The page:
Bang On Stuff

from Lucy & The Waterfox by David Robinson

from Lucy & The Waterfox by David Robinson

John said, “The real challenge is how to help people across the ‘I can’t’ line.” What a great phrase! I imagined myself drawing a line in the sand while my imaginary inner-voice shouted, “Don’t step over this line!”

“Everyone has an “I can’t” line.” John added, “The challenge is never the external stuff. It’s the stuff in our heads that stop us.” Too true!

John is a terrific drummer and extraordinary teacher. He told me that many people come to the drums from the place of, “I can’t” and his job is to hold their hand as they cross the threshold. “Of course they can,” he said, “they just need to know it.”

“How do you do it?” I asked. “How do you help them know it?”

“I have them bang on stuff and I bang on stuff with them.” He smiled.

In other words, gets them to experiment and play. When experimenting, there is no line between can or can’t. It’s a unified space called, “Let’s see!” In play, there is no need for achievement or expertise; there is only play. Bang on stuff and see what happens: it is a great definition for artistry. It is beginner’s mind.

In Austin Kleon’s latest book, Show Your Work, he suggests that we be intentional amateurs. He writes, “Amateurs are not afraid to make mistakes or look ridiculous in public. They’re in love, so they don’t hesitate to do work that others think of as silly or just plain stupid.”

If you desire to step across the “I can’t” line, embrace your inner amateur. Work for the love of your work and not the need to impress or “do it right.” Bang on stuff. Make messes. As Skip says, “Put a stake in the ground and then test it.” Pull on the chain. Walk through the door. Ask questions. Try a new technique. Invent a new technique.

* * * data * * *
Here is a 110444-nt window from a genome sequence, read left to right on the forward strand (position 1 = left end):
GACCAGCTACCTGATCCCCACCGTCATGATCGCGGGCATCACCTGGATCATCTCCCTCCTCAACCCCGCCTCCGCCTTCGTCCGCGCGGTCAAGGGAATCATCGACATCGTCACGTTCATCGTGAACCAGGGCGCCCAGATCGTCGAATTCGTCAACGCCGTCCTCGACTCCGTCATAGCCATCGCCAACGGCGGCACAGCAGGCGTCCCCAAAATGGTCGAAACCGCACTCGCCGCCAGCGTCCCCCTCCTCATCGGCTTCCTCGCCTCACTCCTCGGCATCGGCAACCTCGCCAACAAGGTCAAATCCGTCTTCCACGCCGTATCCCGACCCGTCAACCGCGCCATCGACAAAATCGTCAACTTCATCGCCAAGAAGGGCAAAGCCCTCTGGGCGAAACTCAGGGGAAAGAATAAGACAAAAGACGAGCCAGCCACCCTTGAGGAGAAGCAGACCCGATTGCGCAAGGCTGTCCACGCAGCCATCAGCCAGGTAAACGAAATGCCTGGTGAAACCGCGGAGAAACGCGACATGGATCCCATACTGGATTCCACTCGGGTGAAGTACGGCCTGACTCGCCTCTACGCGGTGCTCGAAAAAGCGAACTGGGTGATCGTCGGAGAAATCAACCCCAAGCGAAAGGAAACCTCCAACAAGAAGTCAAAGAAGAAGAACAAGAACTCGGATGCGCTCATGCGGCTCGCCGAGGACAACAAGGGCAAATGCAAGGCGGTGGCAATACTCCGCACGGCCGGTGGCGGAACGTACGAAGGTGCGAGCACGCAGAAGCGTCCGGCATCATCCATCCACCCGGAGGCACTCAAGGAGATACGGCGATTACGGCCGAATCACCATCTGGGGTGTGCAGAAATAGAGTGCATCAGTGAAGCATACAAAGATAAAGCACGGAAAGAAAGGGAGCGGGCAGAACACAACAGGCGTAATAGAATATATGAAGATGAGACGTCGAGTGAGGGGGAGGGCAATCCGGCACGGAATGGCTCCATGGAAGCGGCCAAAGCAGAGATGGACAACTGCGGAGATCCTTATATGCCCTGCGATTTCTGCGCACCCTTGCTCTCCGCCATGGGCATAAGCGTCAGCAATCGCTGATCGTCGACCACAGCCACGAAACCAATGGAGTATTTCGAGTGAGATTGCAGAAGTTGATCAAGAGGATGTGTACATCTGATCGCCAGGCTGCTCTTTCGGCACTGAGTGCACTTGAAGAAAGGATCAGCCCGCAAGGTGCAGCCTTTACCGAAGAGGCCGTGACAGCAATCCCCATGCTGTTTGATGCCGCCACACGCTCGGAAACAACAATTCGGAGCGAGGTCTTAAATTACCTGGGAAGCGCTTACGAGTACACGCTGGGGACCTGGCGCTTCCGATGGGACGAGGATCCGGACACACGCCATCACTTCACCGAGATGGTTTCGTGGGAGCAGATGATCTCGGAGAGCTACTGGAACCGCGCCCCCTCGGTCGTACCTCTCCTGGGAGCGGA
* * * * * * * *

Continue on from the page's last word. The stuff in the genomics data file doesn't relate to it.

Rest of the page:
In a bizarre and beautiful chapter in my life I was given a full ride scholarship for a masters degree in costuming. I’d never touched a sewing machine and was a danger to myself and others when trying to cut things with adult scissors. “Why not!” I said to myself and I went for a year. After turning in my first assignment in costume construction, the professor hugged my muslin mess to her breast and laughed, saying, “In the history of garments there have only been 7 possibilities (shirt, pants, skirt, etc.) and you have just created the 8th!” I didn’t know what I could or could not do so I did anything. It was fun. I had no “I can’t line.

John reminded me that the world’s first drum was (and is) a heart. “Everyone’s a drummer,” he said. “The day you can’t drum is the day you are dead.”

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One Response

  1. DR,
    I find it disturbing. Every time I think of something it shows up in one of your essays.

    Turns out earlier this week I was thinking about “can’t” also. And, yes, I’d agree with John The Drummer. Most “can’ts” come from within but there are those around us who may be dangerous in this regard too.

    There have always been plenty who will say: “It can’t be done.”

    Ignore those.

    Surround yourself only with those who say: “It can.”

    I’ve come to believe this is less about can and can’t than about the challenge of doing.

    And not doing is always easier.


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